In 2007, a small Brooklyn-based effects pedal manufacturer opened its warehouse doors and began inviting bands to play shows in the space. Around the corner from the newly opened Glasslands, the block was otherwise uninhabited, the abandoned hulk of the Domino Sugar Factory the only thing obstructing quiet, twinkling views of the New York City skyline as seen from Kent Avenue. Death by Audio was not the first venue of its kind; its operations blueprint was drawn from the DIY model upon which basement parties and loft shows flourished, but did it on a scale that was slightly more accessible, and grown straight out of a community of bands that already practiced there, already used DBA pedals. The all-inclusive domain name for the space's events page said it best: entertainment for everyone.
Lightning Bolt photo by Lindsey Rhoades
See also: Photos: The Final Show at Death by AudioMore »
Better Than: Disclosure covering Darkside
All photos Lindsey Rhoades
Fourteen years ago, Ontario crate-digger Dan Snaith embarked on a musical endeavor that would come to be known as Caribou, largely a bedroom recording project long before that phrase warranted eye-rolling over the notion that anyone with Avid could become a producer overnight. Snaith, no doubt, has inspired many a Johnny-come-lately with Pro Tools, but he has always been of a finer breed, interpreting hip-hop beats and samples, soul, psychedelia, and Kraut-rock through his unique lens. Each of his records is a brilliant meditation on a particular range of ideas and styles, taken apart, examined, and reassembled as a painstakingly realized masterpiece brimming with thoughtfully constructed songs.More »
Better Than: Wandering through the Warhol Museum with iTunes on shuffle.
Photo by Rebecca Greenfield for BAM Dean Wareham in front of Andy Warhol's Nico/Antoine
Andy Warhol once said, "The best thing about a picture is that it never changes, even when the people in it do." This is the quote with which Dean Wareham introduced "Exposed: Songs for Unseen Warhol Films," 15 films set to original scores by Television's Tom Verlaine, Suicide's Martin Rev, former Fiery Furnaces frontwoman Eleanor Friedberger, Bradford Cox of Deerhunter and Atlas Sound fame, and Wareham himself -- formerly of veteran dream-pop acts Galaxie 500, Luna, and Dean & Britta; the diverse troupe has toured from Pittsburgh to the West Coast and stopped for its final three nights at BAM's Howard Gilman Opera House on Thursday, Friday, and Saturday.More »
Better Than: Festivals that take place in 90 degree weather.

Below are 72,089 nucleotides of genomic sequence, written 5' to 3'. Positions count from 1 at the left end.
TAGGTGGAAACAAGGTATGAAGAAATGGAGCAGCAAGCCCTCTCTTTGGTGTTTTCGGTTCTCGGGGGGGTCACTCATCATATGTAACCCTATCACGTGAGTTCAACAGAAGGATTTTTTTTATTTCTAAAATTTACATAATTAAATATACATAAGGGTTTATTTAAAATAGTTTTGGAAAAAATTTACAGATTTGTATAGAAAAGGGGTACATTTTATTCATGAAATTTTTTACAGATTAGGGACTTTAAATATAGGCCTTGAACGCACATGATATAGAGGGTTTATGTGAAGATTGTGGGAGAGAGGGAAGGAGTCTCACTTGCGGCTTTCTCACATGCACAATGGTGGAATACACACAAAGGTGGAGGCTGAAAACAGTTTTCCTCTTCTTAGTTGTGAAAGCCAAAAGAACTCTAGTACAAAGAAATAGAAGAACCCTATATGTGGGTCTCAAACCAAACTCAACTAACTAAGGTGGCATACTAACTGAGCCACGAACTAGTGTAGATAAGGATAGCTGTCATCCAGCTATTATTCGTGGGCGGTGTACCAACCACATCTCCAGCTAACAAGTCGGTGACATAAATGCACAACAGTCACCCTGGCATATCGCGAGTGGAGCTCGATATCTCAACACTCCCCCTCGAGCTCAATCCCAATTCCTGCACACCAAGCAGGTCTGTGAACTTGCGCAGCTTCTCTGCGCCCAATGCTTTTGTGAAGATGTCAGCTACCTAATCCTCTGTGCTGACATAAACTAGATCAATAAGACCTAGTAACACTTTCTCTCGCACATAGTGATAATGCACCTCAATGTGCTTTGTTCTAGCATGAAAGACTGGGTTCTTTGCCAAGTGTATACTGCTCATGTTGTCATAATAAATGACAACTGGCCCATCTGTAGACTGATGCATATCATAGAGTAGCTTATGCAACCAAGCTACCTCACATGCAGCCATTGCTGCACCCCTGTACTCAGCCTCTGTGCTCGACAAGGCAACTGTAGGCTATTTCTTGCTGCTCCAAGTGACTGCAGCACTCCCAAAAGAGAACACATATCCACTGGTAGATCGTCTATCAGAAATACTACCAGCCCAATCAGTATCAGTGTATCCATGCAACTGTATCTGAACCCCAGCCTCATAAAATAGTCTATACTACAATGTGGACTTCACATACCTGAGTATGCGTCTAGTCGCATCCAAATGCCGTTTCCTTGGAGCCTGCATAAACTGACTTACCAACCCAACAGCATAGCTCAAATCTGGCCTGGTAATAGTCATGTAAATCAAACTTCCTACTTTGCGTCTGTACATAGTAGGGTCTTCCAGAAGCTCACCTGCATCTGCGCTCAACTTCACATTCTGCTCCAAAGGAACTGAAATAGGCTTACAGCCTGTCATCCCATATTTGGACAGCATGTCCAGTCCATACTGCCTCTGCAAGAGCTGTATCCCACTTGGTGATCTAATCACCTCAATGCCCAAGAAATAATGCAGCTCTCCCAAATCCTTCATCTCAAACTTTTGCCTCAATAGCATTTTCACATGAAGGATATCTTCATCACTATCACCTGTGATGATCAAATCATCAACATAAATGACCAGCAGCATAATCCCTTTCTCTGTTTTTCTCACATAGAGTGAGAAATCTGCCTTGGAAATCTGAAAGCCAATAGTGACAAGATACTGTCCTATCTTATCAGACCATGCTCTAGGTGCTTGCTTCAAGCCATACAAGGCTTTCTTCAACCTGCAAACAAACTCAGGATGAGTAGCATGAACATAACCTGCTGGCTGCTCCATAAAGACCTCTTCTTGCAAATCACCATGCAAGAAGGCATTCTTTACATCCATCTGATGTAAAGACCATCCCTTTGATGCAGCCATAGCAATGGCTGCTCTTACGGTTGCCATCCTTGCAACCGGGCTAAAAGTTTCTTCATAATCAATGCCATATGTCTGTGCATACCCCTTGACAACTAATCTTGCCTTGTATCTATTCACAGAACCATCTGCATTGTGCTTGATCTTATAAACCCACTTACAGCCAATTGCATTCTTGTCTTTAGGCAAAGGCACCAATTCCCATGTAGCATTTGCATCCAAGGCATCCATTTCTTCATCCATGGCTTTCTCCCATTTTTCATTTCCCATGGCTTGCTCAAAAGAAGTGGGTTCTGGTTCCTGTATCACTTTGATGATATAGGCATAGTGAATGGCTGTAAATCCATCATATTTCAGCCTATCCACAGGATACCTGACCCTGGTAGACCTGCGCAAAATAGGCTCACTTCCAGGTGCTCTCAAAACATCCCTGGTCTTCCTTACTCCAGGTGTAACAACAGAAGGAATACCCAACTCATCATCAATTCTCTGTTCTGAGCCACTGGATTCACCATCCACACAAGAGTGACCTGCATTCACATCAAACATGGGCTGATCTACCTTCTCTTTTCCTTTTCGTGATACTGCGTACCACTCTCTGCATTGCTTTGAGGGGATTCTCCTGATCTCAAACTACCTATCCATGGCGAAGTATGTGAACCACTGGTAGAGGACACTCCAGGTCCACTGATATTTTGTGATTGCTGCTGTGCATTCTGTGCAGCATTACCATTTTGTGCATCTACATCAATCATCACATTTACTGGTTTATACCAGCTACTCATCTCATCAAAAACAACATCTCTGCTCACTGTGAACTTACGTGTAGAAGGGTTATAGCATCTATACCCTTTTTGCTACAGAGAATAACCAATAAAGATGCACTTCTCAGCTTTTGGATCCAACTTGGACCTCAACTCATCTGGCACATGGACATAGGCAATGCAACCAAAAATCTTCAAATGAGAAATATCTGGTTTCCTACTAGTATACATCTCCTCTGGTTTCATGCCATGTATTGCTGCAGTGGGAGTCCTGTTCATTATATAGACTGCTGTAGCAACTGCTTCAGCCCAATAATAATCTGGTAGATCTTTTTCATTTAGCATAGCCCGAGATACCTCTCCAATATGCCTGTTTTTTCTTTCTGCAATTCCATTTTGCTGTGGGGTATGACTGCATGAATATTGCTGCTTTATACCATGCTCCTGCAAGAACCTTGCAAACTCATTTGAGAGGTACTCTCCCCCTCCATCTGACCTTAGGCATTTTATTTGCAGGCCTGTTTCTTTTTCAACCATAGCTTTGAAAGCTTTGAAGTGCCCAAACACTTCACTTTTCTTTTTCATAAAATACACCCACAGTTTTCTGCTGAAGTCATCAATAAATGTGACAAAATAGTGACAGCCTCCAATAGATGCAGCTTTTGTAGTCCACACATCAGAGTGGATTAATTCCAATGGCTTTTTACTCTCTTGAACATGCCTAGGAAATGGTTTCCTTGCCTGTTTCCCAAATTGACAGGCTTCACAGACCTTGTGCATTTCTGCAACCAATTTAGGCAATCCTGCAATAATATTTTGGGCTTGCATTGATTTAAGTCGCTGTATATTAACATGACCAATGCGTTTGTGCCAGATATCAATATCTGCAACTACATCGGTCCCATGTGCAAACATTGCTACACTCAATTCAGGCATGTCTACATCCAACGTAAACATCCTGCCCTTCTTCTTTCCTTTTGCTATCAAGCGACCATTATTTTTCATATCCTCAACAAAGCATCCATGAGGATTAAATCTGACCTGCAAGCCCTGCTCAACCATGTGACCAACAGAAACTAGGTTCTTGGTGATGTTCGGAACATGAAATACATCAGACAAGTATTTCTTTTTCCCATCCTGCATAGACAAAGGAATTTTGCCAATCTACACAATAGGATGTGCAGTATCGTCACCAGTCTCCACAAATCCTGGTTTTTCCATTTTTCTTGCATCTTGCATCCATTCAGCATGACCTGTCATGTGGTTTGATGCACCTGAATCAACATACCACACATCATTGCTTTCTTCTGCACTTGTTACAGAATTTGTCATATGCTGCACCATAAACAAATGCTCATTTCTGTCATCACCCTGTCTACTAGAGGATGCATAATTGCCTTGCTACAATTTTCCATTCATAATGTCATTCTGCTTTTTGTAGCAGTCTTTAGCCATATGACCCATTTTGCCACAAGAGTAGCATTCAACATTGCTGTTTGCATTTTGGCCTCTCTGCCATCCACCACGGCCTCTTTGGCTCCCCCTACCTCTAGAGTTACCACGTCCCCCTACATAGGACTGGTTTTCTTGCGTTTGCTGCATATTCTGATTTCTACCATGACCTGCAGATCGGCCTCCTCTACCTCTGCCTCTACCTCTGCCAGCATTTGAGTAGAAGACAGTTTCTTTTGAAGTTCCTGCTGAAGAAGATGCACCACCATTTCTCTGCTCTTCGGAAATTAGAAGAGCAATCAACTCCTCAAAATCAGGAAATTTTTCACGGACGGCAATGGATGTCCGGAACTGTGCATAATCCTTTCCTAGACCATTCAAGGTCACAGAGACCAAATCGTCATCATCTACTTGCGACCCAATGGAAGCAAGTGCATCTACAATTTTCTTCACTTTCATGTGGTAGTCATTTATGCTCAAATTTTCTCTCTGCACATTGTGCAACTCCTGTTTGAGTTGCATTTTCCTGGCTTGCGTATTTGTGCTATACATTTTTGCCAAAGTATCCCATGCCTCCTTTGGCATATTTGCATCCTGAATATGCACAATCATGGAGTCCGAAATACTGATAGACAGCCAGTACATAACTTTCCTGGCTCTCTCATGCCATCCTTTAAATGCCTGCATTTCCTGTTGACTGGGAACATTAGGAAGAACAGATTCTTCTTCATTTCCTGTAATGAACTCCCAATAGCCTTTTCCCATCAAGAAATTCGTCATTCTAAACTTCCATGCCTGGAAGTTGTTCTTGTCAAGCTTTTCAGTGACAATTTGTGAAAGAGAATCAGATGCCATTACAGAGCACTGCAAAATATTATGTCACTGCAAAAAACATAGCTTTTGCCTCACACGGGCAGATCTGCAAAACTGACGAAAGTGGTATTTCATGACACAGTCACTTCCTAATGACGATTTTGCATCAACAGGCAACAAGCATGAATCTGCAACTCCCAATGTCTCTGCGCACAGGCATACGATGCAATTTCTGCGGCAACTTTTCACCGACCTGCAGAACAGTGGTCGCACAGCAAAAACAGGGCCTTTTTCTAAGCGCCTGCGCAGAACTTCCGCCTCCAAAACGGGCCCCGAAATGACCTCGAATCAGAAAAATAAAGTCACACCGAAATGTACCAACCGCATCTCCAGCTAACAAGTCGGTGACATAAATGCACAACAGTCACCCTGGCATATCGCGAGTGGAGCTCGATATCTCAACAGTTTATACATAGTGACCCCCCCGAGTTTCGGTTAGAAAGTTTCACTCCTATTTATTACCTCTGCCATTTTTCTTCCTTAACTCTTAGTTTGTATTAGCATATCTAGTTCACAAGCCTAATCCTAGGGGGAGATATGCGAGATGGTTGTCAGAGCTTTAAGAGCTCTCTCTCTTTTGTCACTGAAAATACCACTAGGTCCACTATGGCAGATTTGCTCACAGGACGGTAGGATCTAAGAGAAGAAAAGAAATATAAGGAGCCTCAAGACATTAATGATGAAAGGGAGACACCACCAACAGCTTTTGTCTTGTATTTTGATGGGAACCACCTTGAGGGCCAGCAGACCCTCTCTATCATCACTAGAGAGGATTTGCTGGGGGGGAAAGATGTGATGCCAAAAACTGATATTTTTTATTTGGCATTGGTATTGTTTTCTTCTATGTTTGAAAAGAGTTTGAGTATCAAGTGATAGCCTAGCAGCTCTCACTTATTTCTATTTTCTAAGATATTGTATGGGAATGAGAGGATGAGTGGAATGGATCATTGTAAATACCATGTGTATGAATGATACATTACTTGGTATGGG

All photos Lindsey Rhoades Liars
Summer may be over, and with it, festival season proper, but that didn't stop the organizers of Modern Sky from bringing the Beijing-based festival stateside this weekend. Taking over Central Park's Rumsey playfield, the two-day line-up boasted Cat Power, Liars, Stars, the reunited-for-tour Blood Brothers, and an ensemble of esteemed musicians performing renditions of William Onyeabor's recently reissued synth-funk epics. Those were just the headlining acts--sprinkled into the line-up was an array of Chinese artists spanning various genres: Clash-era throwbacks Re-TROS, folksy experimental guitarist Deserts Zhang Xuan, drag-donning psychedelic outfit Second Hand Rose, hardcore rockers Shuh Tou, and surf punks Queen Sea Big Shark, all of whom have large followings at home but have yet to gain much recognition outside of it.
Better Than: Never loving again, I guess?
All photos Jena Cumbo Lykke Li at Radio City Hall
Lykke Li is one of those strange situations that happens now and again these days: someone who's talked about as a pop singer, is sort of presented as such, but in reality is a bit weirder, a bit too idiosyncratic to fully fit that mold. She, of course, has some indelible hooks out there, and who wouldn't want to hear "I Follow Rivers" on a Saturday night at Radio City Music Hall? But it's not exactly a pop show where you're going to go dance your weekend night away. This is especially true now, as Li tours behind her most recent record, I Never Learn, perhaps the best and most thoroughly heartbroken break-up album of the year. These are all songs about mistakes made, love lost, and a conflicted take on the past that runs the spectrum from yearning to regret to resolve. I mean, that's how you spend all of your Saturday nights, too, right?More »